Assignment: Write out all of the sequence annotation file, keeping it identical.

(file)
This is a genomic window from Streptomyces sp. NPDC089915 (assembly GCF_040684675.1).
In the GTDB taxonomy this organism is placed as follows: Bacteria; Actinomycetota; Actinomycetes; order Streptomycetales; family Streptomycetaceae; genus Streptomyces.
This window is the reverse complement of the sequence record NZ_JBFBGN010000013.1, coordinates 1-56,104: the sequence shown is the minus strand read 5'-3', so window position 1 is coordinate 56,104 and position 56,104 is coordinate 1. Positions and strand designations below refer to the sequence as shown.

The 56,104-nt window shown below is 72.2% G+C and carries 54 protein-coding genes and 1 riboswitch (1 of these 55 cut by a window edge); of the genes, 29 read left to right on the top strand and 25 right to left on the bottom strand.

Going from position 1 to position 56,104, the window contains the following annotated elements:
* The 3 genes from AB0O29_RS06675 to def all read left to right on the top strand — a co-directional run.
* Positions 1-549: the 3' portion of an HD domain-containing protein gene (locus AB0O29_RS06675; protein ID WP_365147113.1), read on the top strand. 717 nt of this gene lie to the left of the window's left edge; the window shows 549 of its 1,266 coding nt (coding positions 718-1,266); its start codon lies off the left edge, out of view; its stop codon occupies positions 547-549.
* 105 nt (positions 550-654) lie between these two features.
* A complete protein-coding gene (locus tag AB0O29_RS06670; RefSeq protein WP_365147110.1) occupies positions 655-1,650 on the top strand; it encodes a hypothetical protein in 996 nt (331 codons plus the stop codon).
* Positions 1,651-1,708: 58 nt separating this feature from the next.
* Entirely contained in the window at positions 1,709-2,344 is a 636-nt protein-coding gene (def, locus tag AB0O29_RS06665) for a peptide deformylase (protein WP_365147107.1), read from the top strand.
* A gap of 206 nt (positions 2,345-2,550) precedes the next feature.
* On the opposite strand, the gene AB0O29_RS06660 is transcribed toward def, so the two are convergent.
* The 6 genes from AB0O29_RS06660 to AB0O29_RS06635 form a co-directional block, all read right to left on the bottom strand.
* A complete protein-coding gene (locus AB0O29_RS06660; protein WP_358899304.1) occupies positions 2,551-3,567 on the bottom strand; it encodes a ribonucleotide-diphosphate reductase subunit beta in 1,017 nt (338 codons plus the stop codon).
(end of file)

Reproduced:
This is a genomic window from Streptomyces sp. NPDC089915 (assembly GCF_040684675.1).
In the GTDB taxonomy this organism is placed as follows: Bacteria; Actinomycetota; Actinomycetes; order Streptomycetales; family Streptomycetaceae; genus Streptomyces.
This window is the reverse complement of the sequence record NZ_JBFBGN010000013.1, coordinates 1-56,104: the sequence shown is the minus strand read 5'-3', so window position 1 is coordinate 56,104 and position 56,104 is coordinate 1. Positions and strand designations below refer to the sequence as shown.

The 56,104-nt window shown below is 72.2% G+C and carries 54 protein-coding genes and 1 riboswitch (1 of these 55 cut by a window edge); of the genes, 29 read left to right on the top strand and 25 right to left on the bottom strand.

Going from position 1 to position 56,104, the window contains the following annotated elements:
* The 3 genes from AB0O29_RS06675 to def all read left to right on the top strand — a co-directional run.
* Positions 1-549: the 3' portion of an HD domain-containing protein gene (locus AB0O29_RS06675; protein ID WP_365147113.1), read on the top strand. 717 nt of this gene lie to the left of the window's left edge; the window shows 549 of its 1,266 coding nt (coding positions 718-1,266); its start codon lies off the left edge, out of view; its stop codon occupies positions 547-549.
* 105 nt (positions 550-654) lie between these two features.
* A complete protein-coding gene (locus tag AB0O29_RS06670; RefSeq protein WP_365147110.1) occupies positions 655-1,650 on the top strand; it encodes a hypothetical protein in 996 nt (331 codons plus the stop codon).
* Positions 1,651-1,708: 58 nt separating this feature from the next.
* Entirely contained in the window at positions 1,709-2,344 is a 636-nt protein-coding gene (def, locus tag AB0O29_RS06665) for a peptide deformylase (protein WP_365147107.1), read from the top strand.
* A gap of 206 nt (positions 2,345-2,550) precedes the next feature.
* On the opposite strand, the gene AB0O29_RS06660 is transcribed toward def, so the two are convergent.
* The 6 genes from AB0O29_RS06660 to AB0O29_RS06635 form a co-directional block, all read right to left on the bottom strand.
* A complete protein-coding gene (locus AB0O29_RS06660; protein WP_358899304.1) occupies positions 2,551-3,567 on the bottom strand; it encodes a ribonucleotide-diphosphate reductase subunit beta in 1,017 nt (338 codons plus the stop codon).